Anyway, what evidence shows that working within, or alongside, the Democratic Party has aided the project of Palestinian liberation? What evidence suggests that celebrity endorsements and upward mobility within hostile institutions will improve material conditions in Palestine? Reality tells a different story. Take away the glossy PR and the online bluster, and “the squad” has done basically nothing for Palestine. (Centrist Betty McCollum has been the most steadfast advocate of Palestine in the U.S. Congress, according to the moribund standards of that reliably Zionist institution, anyway.) Celebrity support for Palestine often proves fleeting, given the class interests at play; deleting “#freepalestine” is now a bona fide Hollywood tradition. And far from having energized the Palestine solidarity movement, as those who call him “Amo” like to proclaim, Bernie Sanders helped deplete it of revolutionary potential.
Other problems are more entrenched.
Educated professionals dominate the Palestine solidarity movement. There is little outreach to working-class Palestinian Americans, whose concerns and sensibilities are rarely found in movement literature. Too many self-appointed leaders thus misapprehend or ignore the complexity of thought in the Palestinian American community. It’s easy to conscript business owners and middle managers into defense of police and private property, an attitude that’s necessarily averse to Black and Native peoples.
Various community organizations have paymasters in Qatar, Turkey, Saudi Arabia, and the UAE, not to mention formal and informal ties to a vast Democratic Party apparatus. Anti-Zionism with CEOs and advisory boards. Aspirations to CNN and The Washington Post. Palestine is always the pretext, but rarely the priority.
We’re wise to remember that the homeland offers abundant love. We needn’t ingratiate ourselves to the U.S. professional class. It’s a losing strategy. And it can’t be done without abandoning our Palestinian brethren.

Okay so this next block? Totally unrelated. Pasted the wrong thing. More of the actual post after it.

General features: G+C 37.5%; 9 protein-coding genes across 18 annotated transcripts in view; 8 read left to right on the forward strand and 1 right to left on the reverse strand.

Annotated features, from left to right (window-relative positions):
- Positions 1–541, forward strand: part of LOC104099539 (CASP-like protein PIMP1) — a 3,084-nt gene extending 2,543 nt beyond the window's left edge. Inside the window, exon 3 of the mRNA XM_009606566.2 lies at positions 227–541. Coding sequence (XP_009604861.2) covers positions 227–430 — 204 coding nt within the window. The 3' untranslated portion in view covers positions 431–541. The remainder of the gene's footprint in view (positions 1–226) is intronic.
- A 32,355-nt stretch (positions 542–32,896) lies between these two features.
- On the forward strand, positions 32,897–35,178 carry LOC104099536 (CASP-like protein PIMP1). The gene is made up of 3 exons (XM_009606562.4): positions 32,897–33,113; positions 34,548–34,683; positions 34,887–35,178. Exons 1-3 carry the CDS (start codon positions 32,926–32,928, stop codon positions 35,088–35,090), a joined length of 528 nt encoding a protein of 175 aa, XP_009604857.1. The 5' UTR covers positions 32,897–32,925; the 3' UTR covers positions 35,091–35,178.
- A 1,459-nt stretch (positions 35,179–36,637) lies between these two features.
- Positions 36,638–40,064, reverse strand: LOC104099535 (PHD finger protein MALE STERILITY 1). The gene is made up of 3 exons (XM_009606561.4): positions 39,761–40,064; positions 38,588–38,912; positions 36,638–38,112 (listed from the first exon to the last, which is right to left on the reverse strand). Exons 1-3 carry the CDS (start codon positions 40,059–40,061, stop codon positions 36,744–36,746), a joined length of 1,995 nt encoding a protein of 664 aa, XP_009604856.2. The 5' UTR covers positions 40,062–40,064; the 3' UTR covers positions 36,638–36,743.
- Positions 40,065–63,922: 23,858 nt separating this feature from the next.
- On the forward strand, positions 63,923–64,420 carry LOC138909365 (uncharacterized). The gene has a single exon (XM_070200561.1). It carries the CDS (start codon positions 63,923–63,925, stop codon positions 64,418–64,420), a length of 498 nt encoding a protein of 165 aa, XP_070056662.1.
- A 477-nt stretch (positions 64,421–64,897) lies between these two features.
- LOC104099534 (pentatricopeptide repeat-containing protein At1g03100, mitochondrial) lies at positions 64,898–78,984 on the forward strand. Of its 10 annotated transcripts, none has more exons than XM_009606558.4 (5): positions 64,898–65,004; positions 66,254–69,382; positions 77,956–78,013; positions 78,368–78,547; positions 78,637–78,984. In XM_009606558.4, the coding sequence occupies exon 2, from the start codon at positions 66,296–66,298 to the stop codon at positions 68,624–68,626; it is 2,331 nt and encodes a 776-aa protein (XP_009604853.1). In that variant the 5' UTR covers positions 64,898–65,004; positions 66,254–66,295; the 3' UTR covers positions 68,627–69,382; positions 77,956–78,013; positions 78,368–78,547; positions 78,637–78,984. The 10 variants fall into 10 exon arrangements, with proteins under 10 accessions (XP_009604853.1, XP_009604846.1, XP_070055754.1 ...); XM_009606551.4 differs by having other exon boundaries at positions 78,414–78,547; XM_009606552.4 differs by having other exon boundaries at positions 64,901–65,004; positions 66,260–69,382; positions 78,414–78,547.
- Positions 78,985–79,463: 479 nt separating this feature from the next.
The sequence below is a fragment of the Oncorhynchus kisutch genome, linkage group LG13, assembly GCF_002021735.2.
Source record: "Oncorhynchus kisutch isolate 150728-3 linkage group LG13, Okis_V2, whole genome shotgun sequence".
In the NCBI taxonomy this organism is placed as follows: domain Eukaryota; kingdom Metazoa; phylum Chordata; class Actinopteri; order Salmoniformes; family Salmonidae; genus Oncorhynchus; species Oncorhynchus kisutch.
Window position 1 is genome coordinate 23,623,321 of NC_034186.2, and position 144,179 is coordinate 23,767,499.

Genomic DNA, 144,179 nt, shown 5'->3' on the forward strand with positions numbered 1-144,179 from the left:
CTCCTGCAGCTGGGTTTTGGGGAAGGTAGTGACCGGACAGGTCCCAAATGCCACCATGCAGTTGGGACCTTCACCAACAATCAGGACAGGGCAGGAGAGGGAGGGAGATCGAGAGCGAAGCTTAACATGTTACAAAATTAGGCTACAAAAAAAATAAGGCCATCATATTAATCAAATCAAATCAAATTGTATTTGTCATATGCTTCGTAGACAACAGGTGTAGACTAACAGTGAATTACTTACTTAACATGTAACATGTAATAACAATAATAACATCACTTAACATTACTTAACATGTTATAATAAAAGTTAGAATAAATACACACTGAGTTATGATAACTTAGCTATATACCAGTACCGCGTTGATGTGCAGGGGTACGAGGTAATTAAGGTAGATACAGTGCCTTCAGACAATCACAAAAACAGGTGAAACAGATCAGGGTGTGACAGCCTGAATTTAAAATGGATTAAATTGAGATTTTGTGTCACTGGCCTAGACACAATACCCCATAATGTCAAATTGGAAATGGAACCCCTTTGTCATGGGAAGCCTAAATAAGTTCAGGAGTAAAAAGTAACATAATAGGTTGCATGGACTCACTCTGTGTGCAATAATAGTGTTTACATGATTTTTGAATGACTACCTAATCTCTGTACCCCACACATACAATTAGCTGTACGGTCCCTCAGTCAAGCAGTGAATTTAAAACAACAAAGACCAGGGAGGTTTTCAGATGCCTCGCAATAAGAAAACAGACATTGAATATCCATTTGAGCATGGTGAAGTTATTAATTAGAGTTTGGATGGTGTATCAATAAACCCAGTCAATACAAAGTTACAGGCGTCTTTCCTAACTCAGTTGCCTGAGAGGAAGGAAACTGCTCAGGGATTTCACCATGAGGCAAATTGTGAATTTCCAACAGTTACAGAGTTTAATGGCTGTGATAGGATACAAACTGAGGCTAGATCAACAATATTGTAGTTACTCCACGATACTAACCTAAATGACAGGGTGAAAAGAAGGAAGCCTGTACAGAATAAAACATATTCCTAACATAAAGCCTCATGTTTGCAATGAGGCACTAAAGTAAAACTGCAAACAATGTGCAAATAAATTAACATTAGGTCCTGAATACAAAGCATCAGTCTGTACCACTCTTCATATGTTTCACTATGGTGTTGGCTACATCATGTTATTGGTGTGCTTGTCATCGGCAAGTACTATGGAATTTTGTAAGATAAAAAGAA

We should aspire to something better than being merely tolerated. We needn’t be grateful just to be seen; we can articulate compassion through obstinance and reproach. Anti-Zionism isn’t simply a politic; it is a sensibility, an attitude, a worldview. It is a refusal to accept any society predicated on suffering and displacement. It detests the ruling class. It rejects the misery presented as natural under capitalism. It honors those old revolutionary devotions: fuck Israel; fuck landlords; fuck civility; fuck the police.
The solidarity movement of the United States is no closer to effecting Palestine’s liberation than it was fifty years ago. In some ways, our position is worse, for fifty years ago our marginality indemnified us from easy cooptation or infiltration. Palestine has largely been appended to a social democratic left with a nagging habit of abandoning the nation and its people in service to electoral success. This legibility in leftist spaces has diminished rather than solidified the revolutionary properties of Palestinian resistance. Being nothing in this country wasn’t so bad, after all.
I stay certain of Palestine’s liberation, but have come to understand where the certainty is misplaced. With a seemingly magnetic attraction to (and glorification of) electoralism; a yearning for representation within a fundamentally hostile system (no matter how frequently, and harshly, unrequited); inattention to ongoing settler colonization in North America (and in the Pacific); a perverted and self-defeating understanding of imperialism (wherein activists reproduce State Department talking points); standard immigrant contempt for homegrown poverty; the astroturfing that dominates civic and religious organizations; an inbuilt culture of anti-Black and other forms of racism; relentless left-punching; the effectiveness of Zionist recrimination in spooking would-be dissidents; the emergence of social media influencers who capitulate to respectability politics and cultivate antipathy to armed Palestinian resistance (or really to any resistance unauthorized by large foundations with CIA ties); and a preponderance of petite bourgeois social climbers—all of it abruptly unleashed last week in shameless celebration of American policing—it’s pretty clear that maintaining a proper anti-Zionism in the U.S. metropole has become all but impossible.